Immigrants covered under the program are required to apply for work authorization documentation, which can be used to apply for a driver’s license in Arizona. But Brewer’s order stopped that.After a suit was filed, the state again changed its policies, refusing to issue licenses to recipients of some other forms of deferred action, including crime victims and domestic violence survivors.

Officials said that meant the policy did not violate the Equal Protection Clause of the U.S. Constitution, as claimed in the suit.

"We hold that Plaintiffs are likely to suffer irreparable harm unless Defendants’ policy is enjoined," the appeals judge wrote. The state policy is a major barrier to employment for people who are required to apply for work permits under DACA, the court said.

Further, the policy means the state impermissably "assumes for itself the federal prerogative of classifying noncitizens. "Because Arizona issues licenses to some who fall under other types of deferred action programs, the policy is an equal protection violation, the court ruled."

In both cases, the federal government has allowed noncitizens to remain in the United States, has pledged not to remove them during the designated period, and has authorized them to work in this country," the judge wrote.

Brewer's policy "appears intended to express animus toward DACA recipients themselves, in part because of the federal government's policy toward them. Such animus, however, is not a legitimate state interest," the court said.

Court ruling

IT IS ORDERED: 1. Plaintiffs’ motion for a preliminary injunction (Doc. 29) is granted. 2. Until further order of this Court, Defendants and their officials, agents, and employees, and all persons acting in concert or participating with them, are enjoined from enforcing any policy or practice by which the Arizona Department of Transportation refuses to accept Employment Authorization Documents, issued under DACA, as proof that the document holders are authorized under federal law to be present in the United States for purposes of obtaining a driver’s license or state identification card. 3. To enable Defendants time to provide the necessary communications to their officers and employees, this order shall become effective on December 22, 2014.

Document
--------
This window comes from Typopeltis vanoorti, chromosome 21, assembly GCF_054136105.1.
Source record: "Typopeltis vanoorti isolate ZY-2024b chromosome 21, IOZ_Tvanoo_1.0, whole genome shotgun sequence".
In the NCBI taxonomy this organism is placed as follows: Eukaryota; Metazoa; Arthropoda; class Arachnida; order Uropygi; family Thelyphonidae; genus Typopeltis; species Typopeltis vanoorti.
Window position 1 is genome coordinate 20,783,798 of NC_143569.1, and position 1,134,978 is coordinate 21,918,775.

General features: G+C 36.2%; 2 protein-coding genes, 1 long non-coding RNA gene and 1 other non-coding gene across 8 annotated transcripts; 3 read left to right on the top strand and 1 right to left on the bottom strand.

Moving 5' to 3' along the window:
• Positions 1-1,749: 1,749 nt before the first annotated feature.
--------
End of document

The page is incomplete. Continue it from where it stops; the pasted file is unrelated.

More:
Deferred action criteria

While those who receive deferred action status are commonly referred to as "Dreamers," the 2012 program is different than the proposed DREAM Act.

To be eligible for DACA, immigrants must have come to the United States before the age of 16 and have been under 31 years old as of June 15, 2012; they must have been living in the United States when DACA was announced and have continuously resided in the United States for at least the previous five years; and they must have graduated from high school, or obtained a GED, or have been honorably discharged from the United States Armed Forces or the Coast Guard, or be currently enrolled in school. Additionally, they must not pose any threat to public safety: anyone who has been convicted of multiple misdemeanors, a single significant misdemeanor, or any felony offense is ineligible for DACA.

Last month, President Barack Obama announced an expansion of the DACA program, along with a slew of other executive actions on immigration enforcement. Under the new program, deferred status will last for three years, and the expansion covers all children who entered before Jan. 1, 2010, regardless of their current age.